Suzanne Simard’s Mother Tree—Explained

This article is an excerpt from the Shortform book guide to "Finding the Mother Tree" by Suzanne Simard. Shortform has the world's best summaries and analyses of books you should be reading.

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What is Suzanne Simard’s “Mother Tree” concept? What do Mother Trees do?

Ecologist Suzanne Simard explains in her book Finding the Mother Tree that trees in a forest are interconnected. Mother Trees connect to many of the other trees and take care of their communities.

Read below for an explanation of Suzanne Simard’s Mother Tree concept.

Simard’s Academic Research

Simard’s research throughout the 1990s on these cooperative relationships in forests would ultimately take her from the Forest Service to academia, where she became a researcher and professor at the University of British Columbia in 2002. Along with her graduate students, she began a systematic study of the complex underground fungal networks to understand the dynamic at work and how much of the resource sharing might be intentional.

Here, we’ll discuss Suzanne Simard’s Mother Tree findings, how this concept works to explain the relationships between trees, and the crucial importance of old-growth trees. Some of her key findings in this area are:

  • Trees don’t just transfer nutrients back and forth in a linear relationship; they’re intertwined in a complex network, with older ones (Mother Trees) sustaining younger ones.
  • Resource sharing is selective, with trees having the capability to “decide” when, with whom, and how much to share.
  • Mother Trees give preference to their own offspring.

Mother Trees, According to Suzanne Simard

Simard came to discover that trees are intertwined via fungus in a complex resource-sharing network, with the older ones being “hubs” and the smaller ones “nodes.” She compares this to an internet satellite system, which she refers to as the “wood-wide web,” with the hub trees dubbed “Mother Trees.” Mother Trees are the oldest and largest trees in the forest and are linked to the greatest number of other trees. 

Simard found that although Mother Trees send nutrients to their whole interconnected community, they recognize and favor their own offspring. In experiments where older trees were planted with seedlings that were their own offspring and others that were unrelated, she determined that the Mother Trees transferred more nutrients to their offspring. It was this realization that the trees were taking care of their “children” that inspired Simard’s coining of the phrase “Mother Trees.”

Another notable discovery Simard made is that when a Mother Tree is stressed and facing uncertainty (from disease, dehydration, or lack of nutrients) it will increase the number of nutrients it transfers to its kin. She says that when one of these old trees is dying, it will release all of its nutrients and energy at the end of its life to the next generation, just as humans pass on their resources to their children.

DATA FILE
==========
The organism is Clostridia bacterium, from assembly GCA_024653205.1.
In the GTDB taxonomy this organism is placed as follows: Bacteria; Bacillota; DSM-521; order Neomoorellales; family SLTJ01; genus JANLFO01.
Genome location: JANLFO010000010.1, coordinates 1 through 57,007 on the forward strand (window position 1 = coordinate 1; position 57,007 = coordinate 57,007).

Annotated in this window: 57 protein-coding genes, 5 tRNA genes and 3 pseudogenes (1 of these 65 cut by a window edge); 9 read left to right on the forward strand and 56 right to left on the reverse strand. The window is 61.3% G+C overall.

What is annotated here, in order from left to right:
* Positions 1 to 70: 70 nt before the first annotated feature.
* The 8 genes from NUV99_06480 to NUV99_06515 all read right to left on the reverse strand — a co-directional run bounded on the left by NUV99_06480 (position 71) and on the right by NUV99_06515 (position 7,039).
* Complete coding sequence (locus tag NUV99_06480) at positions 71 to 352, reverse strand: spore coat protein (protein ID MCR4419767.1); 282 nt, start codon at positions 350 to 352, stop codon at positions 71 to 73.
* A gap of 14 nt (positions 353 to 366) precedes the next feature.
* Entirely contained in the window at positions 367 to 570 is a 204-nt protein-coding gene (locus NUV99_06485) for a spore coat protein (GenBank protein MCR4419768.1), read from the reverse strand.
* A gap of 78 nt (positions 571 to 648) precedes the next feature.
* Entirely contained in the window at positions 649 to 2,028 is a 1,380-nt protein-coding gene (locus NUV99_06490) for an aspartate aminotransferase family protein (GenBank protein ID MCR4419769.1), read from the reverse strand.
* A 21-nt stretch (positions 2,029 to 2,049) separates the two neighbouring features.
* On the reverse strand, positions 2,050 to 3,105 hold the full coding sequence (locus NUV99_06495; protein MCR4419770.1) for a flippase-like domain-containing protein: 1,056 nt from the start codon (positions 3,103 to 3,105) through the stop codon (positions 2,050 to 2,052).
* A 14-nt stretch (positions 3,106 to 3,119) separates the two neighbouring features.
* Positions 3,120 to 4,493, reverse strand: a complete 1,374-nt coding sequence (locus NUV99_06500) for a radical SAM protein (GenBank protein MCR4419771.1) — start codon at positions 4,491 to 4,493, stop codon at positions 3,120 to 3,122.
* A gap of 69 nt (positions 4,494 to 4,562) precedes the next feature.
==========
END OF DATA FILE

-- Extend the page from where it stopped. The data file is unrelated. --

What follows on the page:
All of these findings, according to Simard, provide evidence that the transfer of nutrients isn’t simply a byproduct of the fungi attaching to multiple trees. The trees transfer nutrients selectively in different amounts, at different rates, and at different times, with more going to their kin than to strangers. So, Mother Trees favor their offspring and kin, she says, but they also take care of the whole community, because they “know” that it’s also essential to their offspring’s health. A healthy community and ecosystem is the best place to ensure one’s offspring will grow up healthy.

Public Response to the Mother Tree Concept

The concept of the Mother Tree has captured mainstream media attention and the public imagination. In response to this attention, in 2015 Simard created the website The Mother Tree Project, an online hub for research, news, and media coverage on the topic, including a periodic newsletter, and links to related resources. 

The concept of Mother Trees has influenced popular culture as well. In his 2018 Pulitzer Prize-winning novel The Overstory, Richard Powers used Simard’s life and her findings about Mother Trees as the basis for a plotline. Even more well-known is James Cameron’s movie Avatar, which used the Mother Tree concept as the basis for the “Hometree,” an ancient and enormous tree that sustained the life and connected the souls of the entire alien Na’vi tribe.

Suzanne Simard’s Mother Tree—Explained

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Like what you just read? Read the rest of the world's best book summary and analysis of Suzanne Simard's "Finding the Mother Tree" at Shortform.

Here's what you'll find in our full Finding the Mother Tree summary:

  • A look at Suzanne Simard's research on the relationships among trees
  • What a Mother Tree is, and how it takes care of its community
  • How trees communicate in an interconnected, underground network

Katie Doll

Somehow, Katie was able to pull off her childhood dream of creating a career around books after graduating with a degree in English and a concentration in Creative Writing. Her preferred genre of books has changed drastically over the years, from fantasy/dystopian young-adult to moving novels and non-fiction books on the human experience. Katie especially enjoys reading and writing about all things television, good and bad.

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